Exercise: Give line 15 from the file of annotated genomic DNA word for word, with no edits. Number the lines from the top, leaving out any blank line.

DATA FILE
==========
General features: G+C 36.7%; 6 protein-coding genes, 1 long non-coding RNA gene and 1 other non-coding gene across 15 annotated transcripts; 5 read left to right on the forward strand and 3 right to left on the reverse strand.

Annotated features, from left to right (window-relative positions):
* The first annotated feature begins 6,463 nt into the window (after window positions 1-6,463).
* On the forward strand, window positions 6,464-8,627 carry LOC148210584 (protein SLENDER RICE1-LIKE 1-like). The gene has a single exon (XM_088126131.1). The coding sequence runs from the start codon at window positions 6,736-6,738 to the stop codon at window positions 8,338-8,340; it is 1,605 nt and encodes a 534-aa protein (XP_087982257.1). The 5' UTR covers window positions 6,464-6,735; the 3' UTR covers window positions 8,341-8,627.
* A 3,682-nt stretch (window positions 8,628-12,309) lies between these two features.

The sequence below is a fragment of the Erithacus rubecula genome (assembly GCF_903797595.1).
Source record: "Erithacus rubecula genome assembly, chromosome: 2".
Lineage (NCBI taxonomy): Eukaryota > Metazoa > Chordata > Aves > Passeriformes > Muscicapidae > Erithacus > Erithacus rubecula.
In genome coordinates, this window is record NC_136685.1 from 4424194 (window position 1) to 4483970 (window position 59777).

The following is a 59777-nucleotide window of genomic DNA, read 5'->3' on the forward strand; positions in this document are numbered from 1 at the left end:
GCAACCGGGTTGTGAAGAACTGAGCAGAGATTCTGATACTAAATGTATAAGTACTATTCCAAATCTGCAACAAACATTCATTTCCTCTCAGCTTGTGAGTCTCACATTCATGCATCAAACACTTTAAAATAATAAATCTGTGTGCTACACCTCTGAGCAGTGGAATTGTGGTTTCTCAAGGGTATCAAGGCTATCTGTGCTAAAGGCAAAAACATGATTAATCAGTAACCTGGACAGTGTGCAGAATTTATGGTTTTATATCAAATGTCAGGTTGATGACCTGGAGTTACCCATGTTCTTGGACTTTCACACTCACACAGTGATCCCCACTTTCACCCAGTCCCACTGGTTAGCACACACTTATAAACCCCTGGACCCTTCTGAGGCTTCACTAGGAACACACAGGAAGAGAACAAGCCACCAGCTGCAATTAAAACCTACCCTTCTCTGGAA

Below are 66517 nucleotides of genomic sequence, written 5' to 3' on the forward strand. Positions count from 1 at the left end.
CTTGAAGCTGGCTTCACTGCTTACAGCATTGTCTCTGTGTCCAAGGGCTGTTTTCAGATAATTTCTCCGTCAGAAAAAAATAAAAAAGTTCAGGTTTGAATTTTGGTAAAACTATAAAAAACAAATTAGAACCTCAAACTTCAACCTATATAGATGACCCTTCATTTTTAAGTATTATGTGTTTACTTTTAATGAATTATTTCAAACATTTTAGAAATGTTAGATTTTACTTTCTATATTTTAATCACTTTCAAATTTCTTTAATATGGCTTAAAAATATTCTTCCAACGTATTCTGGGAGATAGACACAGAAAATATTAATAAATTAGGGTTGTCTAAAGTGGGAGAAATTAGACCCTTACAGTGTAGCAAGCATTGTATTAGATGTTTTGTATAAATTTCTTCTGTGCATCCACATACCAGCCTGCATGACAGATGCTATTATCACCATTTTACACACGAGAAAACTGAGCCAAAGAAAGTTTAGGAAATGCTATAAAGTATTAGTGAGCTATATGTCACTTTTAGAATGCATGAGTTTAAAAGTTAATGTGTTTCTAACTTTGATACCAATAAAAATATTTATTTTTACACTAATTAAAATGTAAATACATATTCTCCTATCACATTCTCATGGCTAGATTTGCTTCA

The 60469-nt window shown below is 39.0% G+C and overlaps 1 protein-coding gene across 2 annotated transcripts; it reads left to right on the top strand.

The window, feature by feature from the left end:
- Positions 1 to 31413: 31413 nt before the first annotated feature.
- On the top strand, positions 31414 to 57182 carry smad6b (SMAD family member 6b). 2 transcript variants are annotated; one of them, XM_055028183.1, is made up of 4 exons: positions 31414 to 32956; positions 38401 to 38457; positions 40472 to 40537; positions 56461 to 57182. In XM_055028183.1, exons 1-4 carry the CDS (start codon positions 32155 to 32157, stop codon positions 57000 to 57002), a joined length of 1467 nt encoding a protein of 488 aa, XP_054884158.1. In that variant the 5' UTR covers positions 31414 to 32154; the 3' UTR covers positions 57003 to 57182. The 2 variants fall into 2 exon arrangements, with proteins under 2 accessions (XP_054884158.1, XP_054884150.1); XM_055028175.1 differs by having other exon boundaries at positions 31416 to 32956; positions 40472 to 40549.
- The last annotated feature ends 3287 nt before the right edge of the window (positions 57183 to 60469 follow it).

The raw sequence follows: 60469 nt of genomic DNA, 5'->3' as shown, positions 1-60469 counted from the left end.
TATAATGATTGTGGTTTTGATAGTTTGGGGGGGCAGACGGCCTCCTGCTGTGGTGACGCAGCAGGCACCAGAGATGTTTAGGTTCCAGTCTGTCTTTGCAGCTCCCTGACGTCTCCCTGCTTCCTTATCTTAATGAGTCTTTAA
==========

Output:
The window, feature by feature from the left end: